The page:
ICYMI: Marco Jimenez, Stetson University College of Law, published Towards a Borgean Theory of Constitutional Interpretation in volume 40 of the Pepperdine Law Review (2012). Here is the abstract.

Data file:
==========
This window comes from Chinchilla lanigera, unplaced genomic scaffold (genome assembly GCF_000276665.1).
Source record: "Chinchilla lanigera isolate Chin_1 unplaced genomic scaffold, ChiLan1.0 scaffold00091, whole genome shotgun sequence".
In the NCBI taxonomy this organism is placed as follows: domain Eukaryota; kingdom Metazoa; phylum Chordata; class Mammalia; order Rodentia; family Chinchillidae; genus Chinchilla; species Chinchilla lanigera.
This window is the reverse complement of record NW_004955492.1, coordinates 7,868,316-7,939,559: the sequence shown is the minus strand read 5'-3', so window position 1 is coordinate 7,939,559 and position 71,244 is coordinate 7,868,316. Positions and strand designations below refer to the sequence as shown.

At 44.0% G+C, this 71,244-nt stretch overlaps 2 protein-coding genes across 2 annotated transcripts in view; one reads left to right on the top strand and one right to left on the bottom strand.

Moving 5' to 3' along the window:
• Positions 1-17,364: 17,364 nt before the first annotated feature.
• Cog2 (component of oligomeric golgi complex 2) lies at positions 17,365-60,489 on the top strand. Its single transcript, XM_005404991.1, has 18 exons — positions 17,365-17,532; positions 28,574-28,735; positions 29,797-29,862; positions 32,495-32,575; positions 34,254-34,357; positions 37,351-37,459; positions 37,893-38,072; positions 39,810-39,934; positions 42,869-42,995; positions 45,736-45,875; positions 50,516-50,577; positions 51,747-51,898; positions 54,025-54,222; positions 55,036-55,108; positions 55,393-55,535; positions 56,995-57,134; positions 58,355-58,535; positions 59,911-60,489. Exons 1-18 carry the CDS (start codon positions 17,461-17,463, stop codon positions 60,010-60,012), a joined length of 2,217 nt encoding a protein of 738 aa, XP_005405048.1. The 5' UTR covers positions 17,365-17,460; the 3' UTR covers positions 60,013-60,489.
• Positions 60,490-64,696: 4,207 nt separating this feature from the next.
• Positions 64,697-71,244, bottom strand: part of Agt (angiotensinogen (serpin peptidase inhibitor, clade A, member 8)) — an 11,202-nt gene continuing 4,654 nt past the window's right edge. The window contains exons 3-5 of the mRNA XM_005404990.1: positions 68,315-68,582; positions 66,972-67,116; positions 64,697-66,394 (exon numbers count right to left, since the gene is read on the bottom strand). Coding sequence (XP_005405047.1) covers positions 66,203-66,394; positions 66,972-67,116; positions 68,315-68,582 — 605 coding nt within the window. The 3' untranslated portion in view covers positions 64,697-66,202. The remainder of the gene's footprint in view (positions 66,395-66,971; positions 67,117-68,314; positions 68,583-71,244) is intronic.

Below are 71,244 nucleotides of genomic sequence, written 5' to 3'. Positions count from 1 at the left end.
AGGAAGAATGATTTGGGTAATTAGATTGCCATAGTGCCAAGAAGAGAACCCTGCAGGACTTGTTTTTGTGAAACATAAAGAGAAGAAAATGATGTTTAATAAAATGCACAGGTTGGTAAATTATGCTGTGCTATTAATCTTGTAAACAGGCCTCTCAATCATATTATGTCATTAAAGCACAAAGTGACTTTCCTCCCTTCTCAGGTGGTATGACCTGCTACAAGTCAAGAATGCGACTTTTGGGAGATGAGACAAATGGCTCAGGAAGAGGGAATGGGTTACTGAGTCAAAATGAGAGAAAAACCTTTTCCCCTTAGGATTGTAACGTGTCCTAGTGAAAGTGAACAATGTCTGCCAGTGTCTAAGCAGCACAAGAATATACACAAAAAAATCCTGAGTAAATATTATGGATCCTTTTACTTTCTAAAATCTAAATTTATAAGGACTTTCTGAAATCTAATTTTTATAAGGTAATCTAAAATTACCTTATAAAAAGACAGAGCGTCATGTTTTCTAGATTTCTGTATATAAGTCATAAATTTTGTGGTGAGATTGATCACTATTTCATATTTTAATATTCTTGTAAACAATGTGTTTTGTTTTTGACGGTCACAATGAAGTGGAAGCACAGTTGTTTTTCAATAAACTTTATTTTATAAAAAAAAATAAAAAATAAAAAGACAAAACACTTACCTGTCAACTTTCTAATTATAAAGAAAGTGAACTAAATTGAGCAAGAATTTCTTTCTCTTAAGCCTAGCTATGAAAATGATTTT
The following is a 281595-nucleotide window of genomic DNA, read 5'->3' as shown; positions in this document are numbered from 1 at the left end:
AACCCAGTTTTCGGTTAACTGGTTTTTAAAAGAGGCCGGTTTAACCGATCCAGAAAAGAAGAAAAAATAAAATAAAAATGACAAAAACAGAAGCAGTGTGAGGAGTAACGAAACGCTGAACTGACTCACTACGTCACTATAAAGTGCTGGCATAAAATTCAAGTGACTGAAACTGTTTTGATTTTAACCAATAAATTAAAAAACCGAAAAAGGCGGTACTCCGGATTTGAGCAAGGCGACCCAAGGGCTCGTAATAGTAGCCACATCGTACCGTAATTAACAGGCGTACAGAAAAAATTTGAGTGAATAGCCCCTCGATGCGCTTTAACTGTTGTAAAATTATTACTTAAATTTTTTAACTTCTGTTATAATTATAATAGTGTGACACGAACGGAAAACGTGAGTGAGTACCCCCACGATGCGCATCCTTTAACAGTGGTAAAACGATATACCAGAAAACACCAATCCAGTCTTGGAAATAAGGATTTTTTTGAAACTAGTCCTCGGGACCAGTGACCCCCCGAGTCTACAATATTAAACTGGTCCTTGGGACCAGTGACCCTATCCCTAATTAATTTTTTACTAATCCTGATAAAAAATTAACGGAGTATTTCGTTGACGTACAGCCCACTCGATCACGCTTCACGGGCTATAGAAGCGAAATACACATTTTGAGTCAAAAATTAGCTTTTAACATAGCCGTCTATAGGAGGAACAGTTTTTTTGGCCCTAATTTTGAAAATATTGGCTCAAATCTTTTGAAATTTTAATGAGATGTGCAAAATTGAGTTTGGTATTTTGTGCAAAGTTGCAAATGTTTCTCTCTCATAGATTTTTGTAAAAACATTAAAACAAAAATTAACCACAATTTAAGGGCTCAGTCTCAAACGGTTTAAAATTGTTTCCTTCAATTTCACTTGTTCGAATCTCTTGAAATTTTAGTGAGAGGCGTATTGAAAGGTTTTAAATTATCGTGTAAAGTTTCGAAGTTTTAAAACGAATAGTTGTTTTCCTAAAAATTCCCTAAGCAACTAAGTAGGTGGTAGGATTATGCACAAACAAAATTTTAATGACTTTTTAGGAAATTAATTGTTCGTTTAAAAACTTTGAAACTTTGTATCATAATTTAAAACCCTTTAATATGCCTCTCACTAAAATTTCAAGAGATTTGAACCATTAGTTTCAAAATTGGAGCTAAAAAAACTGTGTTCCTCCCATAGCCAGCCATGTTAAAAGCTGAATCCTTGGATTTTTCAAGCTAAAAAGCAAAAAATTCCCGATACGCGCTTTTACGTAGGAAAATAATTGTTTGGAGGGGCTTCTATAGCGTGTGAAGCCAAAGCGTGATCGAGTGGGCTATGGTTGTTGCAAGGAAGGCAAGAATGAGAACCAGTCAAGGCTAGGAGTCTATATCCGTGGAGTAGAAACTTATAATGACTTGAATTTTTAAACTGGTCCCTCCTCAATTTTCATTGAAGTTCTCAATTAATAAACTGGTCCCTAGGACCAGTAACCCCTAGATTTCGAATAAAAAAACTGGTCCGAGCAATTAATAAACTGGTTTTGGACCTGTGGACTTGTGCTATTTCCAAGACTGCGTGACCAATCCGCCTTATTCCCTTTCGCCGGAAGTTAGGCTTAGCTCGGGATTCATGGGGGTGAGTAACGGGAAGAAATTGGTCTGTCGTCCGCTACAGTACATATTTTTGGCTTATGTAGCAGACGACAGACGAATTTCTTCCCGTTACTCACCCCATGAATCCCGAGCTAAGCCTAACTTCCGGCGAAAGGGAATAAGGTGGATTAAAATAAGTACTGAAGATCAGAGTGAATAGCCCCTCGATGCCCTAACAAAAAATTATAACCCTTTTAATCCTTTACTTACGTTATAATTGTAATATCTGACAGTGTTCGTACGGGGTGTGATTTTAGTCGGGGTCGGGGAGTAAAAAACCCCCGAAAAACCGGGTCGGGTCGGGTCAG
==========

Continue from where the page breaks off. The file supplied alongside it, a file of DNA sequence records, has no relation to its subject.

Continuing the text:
This Article presents a reworking of Jorge Luis Borges’ short story, Pierre Menard, Author of the Quixote, as applied to the U.S. Constitution. In Borges’ original story, which deals with important issues governing interpretation, the creation of meaning, and the ascertainment of original intent, Borges’ fictional scholar, Pierre Menard, undertakes to translate Cervantes’ Don Quixote for a modern audience by creating a Quixote that could have been written by Cervantes today. To do so, Menard begins by immersing himself in the world of 17th century Spain, much as an originalist today might immerse him or herself in 18th century America, as a first step in providing an accurate, yet modern, “translation” of the text. As he undertakes the process of translation, however, Menard comes to recognize that the words and phrases used by Cervantes have come to mean something quite different today. Further, he realizes that any change to the words themselves would fail to produce a truly modern translation of this canonical text because it would cause the loss of textual richness and interpretative understanding accumulated over generations. Therefore, in a stroke of genius, Menard recognizes that the best way to translate the Quixote to preserve the text’s modern meaning is to produce word-for-word, line-for-line “translation” of the antiquated original! It is important to note that Pierre Menard adamantly maintains that his word-for-word rendition of the original words is not simply a “copy” of the original text. Rather, as Borges’ original story suggests, Menard has actually produced a much more nuanced text than Cervantes, one that, though verbally identical, “is almost infinitely richer” in that the words penned by Cervantes no longer mean what they once did, but have become imbued with the accumulated historical understanding of many generations. The parallels to the current debate surrounding the interpretation (or translation, if you will) our own Constitution are unmistakable. The words no longer mean what they once did, and the best way to convey the current meaning of the Constitution is by using the antiquated words and phrases of the 18th century original. These words and phrases, though they have themselves remained the same, are now viewed through the lens of the historical events (e.g., the Civil War, Reconstruction, and New Deal) and judicial precedents (e.g., the Dred Scott decision, Plessy v. Ferguson, and Brown v. Board of Education) so powerful as to have changed the meaning (though not the spelling) of the words themselves! Therefore, in the text that follows, I have attempted to present these parallels by adapting Borges’ story to the U.S. Constitution. I have tried to keep as much of Borges’ original text as possible – including even the structure of his seemingly obscure academic footnotes – while changing what was necessary of the characters, footnotes, and themes to discuss legal, rather than literary, topics. More specifically, in my version of the story, I attempt to propose, through the text, and develop, through the footnotes, a theory of constitutional “interpretation as translation” based on the scholarship of Borges’ fictional character, Pierre Menard, as told by a law professor intimately familiar with Professor Menard’s work. In my version, Professor Menard takes it upon himself to update and revise the U.S. Constitution for the twenty-first century and, in so doing, is confronted with a difficult problem of preserving the document’s modern meaning. Professor Menard acknowledges that many of the original words, phrases, and clauses used by the Framers have taken on new meaning over time, or have lost their meaning altogether, which renders the process of interpretation particularly elusive and odious. In a deeply profound exploration of the meaning of meaning, Professor Menard comes to the stark realization that his project of updating the Constitution for the modern generation must necessarily consist not in interpreting the text, but in translating it. Having made this methodological leap, Professor Menard is next faced with the daunting task of choosing carefully the words, phrases, and clauses that will convey to the modern generation how the Constitution’s text, which was drafted over two centuries ago, should be understood today. Here, Professor Menard makes his second leap: given that the words of the constitution have become imbued with new meaning over time, in part due to historical circumstances, in part due to subsequent legislation, and in part due to judicial “interpretation” and development, the best way of “translating” the Constitution to capture and preserve how it is commonly understood today consists, ironically, in rewriting the text so that it is identical to the original! In undertaking this task, Professor Menard shows how constitutional “interpretation,” even (especially) while remaining faithful to the original text, can be better thought of not as an act of constitutional discovery, but one of constitutional creationism, in which the reader (usually a judge, but arguably the governed) creates meaning by translating and transforming the source text into something simultaneously new and familiar. This places Professor Menard’s theory in the unique position of both accepting textualism while rejecting its usual bedfellow, originalism, at least as that latter concept is commonly understood today. According to Professor Menard, original intent is relevant only to the extent that We The People of the here and now have interpreted this intent, but by this point, it is our contemporary translation (or interpretation, if you prefer) of the Founders’ intent, rather than the Founders’ intent itself, that ultimately controls and governs what we call meaning.Download the article from SSRN at the link.